There are people in the San Joaquin Valley — even some teachers and school board trustees — who believe that public schools should not provide sex education or do as little as possible.

They will conjure up whatever excuse they can to avoid teaching “the facts of life.”

Fresno Unified School District, for example, cited a tight budget for dropping sex education in 2011.

Unfortunately, our communities and thousands of youngsters must deal with the consequences of this poorly conceived public policy every day.

Here are the devastating realities cited in a Dec. 10 Fresno Bee editorial: “Half of California’s 10 counties with the highest teenage birth rates are in the Valley, despite statewide and nationwide record lows in teen births. Fresno County has the second-highest rate of syphilis in California and the third-highest rate of chlamydia.”

Survey: Only 8% of Students Receive Sex Ed Info From Parents

It must be noted that Fresno County Superior Court Judge Donald S. Black delivered an important ruling with statewide implications on sex education in 2003.

In addition, a survey of about 160 teens conducted by The Bee indicated that 43% of students learn most of what they know about sex from their friends.

The second-most used source for learning about “the birds and the bees” was television and the internet.

Only 8% received their sex education from their parents.

Is this the best that our Valley can do to inform youngsters that avoiding pregnancy until they are out of their teens will immensely benefit themselves and their future children?

Absolutely not.

We must do better.

Fortunately, our state leaders realize the importance of comprehensive sex education.

Comprehensive Sex Education is California Law

Shirley Weber, D-San Diego, authored Assembly Bill 329, which became law last year. The California Healthy Youth Act requires that schools offer a single, mandatory course of instruction with an updated curriculum. The information presented to students must be unbiased and medically accurate, including lessons on abortion and sexual orientation.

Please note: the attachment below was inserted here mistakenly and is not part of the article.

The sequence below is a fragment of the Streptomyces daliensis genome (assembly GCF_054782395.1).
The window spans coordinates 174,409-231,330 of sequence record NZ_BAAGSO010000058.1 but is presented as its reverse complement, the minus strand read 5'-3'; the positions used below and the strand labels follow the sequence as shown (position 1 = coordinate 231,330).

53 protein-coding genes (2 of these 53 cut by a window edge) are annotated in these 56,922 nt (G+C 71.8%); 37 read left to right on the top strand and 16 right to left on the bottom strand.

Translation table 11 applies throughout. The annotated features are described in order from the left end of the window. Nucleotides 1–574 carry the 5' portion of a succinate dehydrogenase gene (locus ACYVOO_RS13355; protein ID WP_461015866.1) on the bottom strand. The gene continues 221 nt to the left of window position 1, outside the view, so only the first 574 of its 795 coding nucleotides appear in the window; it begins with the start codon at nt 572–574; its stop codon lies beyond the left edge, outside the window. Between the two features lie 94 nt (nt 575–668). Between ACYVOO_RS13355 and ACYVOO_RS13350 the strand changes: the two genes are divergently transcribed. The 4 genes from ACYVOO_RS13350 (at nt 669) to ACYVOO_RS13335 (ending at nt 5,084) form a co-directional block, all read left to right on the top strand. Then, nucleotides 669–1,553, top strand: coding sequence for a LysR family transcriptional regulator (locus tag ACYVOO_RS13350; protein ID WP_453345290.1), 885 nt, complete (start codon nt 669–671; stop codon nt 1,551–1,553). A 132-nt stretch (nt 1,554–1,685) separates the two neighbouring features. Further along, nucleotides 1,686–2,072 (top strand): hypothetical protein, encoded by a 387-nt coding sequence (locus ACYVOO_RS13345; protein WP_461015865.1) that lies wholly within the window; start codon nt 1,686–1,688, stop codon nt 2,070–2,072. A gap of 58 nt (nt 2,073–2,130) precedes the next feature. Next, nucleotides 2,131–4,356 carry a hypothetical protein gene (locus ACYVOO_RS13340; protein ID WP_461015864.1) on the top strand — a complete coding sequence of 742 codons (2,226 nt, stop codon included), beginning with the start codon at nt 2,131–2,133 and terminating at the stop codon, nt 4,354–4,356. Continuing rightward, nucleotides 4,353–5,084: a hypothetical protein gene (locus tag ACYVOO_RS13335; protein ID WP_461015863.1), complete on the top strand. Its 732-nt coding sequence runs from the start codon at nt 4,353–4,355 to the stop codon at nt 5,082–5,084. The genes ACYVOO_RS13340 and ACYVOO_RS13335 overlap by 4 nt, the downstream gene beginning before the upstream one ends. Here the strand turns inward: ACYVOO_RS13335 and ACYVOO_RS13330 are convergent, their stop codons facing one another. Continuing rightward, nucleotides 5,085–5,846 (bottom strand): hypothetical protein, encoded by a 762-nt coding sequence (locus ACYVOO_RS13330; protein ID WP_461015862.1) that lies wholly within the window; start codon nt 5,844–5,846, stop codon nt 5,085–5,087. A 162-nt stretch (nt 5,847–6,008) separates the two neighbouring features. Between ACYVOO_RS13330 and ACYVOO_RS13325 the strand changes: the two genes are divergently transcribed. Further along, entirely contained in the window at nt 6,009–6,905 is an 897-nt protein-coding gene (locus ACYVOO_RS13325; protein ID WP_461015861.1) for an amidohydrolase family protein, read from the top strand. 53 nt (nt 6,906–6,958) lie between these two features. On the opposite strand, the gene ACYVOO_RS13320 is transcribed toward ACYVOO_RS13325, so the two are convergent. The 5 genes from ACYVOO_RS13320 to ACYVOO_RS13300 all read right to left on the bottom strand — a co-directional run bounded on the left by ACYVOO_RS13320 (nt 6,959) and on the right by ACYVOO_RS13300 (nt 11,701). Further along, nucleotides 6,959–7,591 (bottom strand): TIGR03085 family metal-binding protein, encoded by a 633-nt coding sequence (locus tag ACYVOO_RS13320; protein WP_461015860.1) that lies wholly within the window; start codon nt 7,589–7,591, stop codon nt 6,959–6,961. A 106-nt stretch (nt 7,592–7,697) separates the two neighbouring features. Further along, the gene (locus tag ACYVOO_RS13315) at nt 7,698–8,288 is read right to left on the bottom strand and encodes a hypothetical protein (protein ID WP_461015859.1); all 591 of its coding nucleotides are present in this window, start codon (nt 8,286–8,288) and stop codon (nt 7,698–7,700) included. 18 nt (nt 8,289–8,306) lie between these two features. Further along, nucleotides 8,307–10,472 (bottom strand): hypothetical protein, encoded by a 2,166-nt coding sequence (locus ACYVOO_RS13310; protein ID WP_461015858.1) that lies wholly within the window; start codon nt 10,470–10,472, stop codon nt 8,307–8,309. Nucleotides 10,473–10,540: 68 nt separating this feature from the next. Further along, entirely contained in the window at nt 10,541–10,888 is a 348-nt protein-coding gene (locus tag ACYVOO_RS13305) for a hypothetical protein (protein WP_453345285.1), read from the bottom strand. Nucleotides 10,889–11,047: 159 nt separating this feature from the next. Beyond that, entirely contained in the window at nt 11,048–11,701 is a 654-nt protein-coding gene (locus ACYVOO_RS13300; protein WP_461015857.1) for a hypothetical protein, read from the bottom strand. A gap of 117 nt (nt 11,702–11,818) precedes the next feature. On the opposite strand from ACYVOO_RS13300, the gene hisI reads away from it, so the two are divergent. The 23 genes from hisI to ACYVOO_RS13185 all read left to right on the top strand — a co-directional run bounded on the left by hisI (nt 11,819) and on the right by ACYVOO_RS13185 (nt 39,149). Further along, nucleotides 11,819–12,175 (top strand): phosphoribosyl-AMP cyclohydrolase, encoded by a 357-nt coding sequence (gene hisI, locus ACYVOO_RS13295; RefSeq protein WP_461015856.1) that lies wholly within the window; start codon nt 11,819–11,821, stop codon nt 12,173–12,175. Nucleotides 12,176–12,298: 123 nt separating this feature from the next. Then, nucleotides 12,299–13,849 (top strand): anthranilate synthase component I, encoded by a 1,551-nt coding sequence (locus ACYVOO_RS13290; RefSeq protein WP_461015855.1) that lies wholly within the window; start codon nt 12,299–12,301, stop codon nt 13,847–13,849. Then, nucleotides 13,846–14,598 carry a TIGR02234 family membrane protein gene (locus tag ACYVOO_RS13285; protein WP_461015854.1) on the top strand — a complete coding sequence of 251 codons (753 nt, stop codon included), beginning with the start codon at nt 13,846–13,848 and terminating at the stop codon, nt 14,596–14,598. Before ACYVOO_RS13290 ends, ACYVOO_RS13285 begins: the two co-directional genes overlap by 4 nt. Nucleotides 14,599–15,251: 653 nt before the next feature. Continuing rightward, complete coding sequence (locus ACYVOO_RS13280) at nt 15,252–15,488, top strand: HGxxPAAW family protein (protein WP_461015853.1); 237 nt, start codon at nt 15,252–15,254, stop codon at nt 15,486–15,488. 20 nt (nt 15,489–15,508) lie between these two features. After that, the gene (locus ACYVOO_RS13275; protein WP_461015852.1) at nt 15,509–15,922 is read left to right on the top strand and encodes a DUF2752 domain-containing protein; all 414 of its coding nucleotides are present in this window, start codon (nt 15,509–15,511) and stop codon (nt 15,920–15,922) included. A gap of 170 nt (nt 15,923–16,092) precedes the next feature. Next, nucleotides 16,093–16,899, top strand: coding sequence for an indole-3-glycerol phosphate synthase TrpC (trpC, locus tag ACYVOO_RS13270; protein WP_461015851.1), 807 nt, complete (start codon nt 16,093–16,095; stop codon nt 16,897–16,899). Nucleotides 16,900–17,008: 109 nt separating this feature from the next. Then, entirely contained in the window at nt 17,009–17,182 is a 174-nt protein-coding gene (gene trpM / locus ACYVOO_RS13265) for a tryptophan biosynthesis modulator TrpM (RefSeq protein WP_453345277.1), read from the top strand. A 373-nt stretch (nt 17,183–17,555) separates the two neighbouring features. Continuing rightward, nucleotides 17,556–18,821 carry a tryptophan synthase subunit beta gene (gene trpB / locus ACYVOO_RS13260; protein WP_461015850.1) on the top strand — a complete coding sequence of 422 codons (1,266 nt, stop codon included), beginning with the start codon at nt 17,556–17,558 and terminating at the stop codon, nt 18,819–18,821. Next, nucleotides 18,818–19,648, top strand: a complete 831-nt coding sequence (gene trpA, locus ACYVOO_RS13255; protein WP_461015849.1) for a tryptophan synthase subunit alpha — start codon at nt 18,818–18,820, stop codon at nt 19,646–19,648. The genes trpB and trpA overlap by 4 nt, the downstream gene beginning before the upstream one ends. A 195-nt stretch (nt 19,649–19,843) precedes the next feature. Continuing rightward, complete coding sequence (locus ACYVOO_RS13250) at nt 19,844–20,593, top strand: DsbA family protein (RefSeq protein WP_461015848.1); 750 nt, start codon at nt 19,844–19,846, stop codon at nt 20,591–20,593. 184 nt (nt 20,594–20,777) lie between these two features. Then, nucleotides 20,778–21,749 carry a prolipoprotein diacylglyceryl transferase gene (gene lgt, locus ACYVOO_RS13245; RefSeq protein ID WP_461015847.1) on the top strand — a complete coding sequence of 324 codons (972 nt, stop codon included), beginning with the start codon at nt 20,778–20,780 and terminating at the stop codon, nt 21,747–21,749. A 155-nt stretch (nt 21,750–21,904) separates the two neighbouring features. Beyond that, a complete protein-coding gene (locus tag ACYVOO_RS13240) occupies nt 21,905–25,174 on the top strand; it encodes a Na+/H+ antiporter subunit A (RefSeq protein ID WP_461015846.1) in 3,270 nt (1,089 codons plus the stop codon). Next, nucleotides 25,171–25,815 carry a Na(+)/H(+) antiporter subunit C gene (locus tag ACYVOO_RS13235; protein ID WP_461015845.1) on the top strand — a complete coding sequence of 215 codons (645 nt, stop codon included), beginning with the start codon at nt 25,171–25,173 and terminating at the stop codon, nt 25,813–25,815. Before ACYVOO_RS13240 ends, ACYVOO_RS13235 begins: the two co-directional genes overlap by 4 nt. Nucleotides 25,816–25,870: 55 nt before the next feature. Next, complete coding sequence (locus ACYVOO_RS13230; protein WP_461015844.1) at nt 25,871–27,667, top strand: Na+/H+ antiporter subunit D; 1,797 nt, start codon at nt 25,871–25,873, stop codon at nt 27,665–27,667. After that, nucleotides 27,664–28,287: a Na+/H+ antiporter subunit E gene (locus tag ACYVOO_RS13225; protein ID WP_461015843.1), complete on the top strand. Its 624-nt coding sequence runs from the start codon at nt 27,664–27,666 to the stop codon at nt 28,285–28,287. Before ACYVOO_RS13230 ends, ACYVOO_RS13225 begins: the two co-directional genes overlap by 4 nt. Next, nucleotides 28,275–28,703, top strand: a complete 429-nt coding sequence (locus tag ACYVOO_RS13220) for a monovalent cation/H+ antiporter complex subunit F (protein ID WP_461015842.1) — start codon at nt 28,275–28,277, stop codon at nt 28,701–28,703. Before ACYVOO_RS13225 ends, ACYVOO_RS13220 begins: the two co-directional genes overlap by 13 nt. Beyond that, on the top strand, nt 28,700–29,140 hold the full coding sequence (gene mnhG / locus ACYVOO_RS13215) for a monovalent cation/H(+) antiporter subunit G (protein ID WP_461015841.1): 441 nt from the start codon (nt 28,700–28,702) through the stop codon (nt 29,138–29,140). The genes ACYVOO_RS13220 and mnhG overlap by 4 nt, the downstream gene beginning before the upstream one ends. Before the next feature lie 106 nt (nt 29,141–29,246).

Parents, as they should, have the choice to opt their children out of the class.

The law, Weber has said, was inspired by the fact that some school districts were failing to offer sex education or were providing biased and inaccurate information.

It must be noted that Fresno County Superior Court Judge Donald S. Black delivered an important ruling with statewide implications on sex education in 2003.

In ruling against Clovis Unified School District in a lawsuit filed by parents and advocacy groups dismayed by the district’s inadequate program, Black stated that student access to medically accurate sex education is “an important public right.”

School Districts Should Hire Best Sex Education Instructors

A final thought for school administrators: Many teachers feel squeamish teaching sex ed. Others have no interest in providing this instruction. It’s best that districts recruit and train teachers who are highly motivated to teach this important subject.

That way, students will have the necessary information to make good choices for themselves and their future families — and to break the Valley’s notorious cycle of poverty.

We commend The Bee for its “Too Young?” public-service service on sex education and teen pregnancy. All of the Valley owes a debt of gratitude to The Bee’s education reporter, Mackenzie Mays, for her diligence in shining a bright light on two subjects in need of widespread attention. She had to persevere against ignorance —and nonsense from people who should know better — to do her job.

Thumbs-up, too, to Fresno Barrios Unidos, which has been teaching accurate, unbiased sex education for decades in the hope of preventing teen pregnancy since 1994. The community benefit organization is a partner with Fresno Unified in its sex education program.

You can read The Bee’s editorial on sex education at this link.

— Written by Bill McEwen

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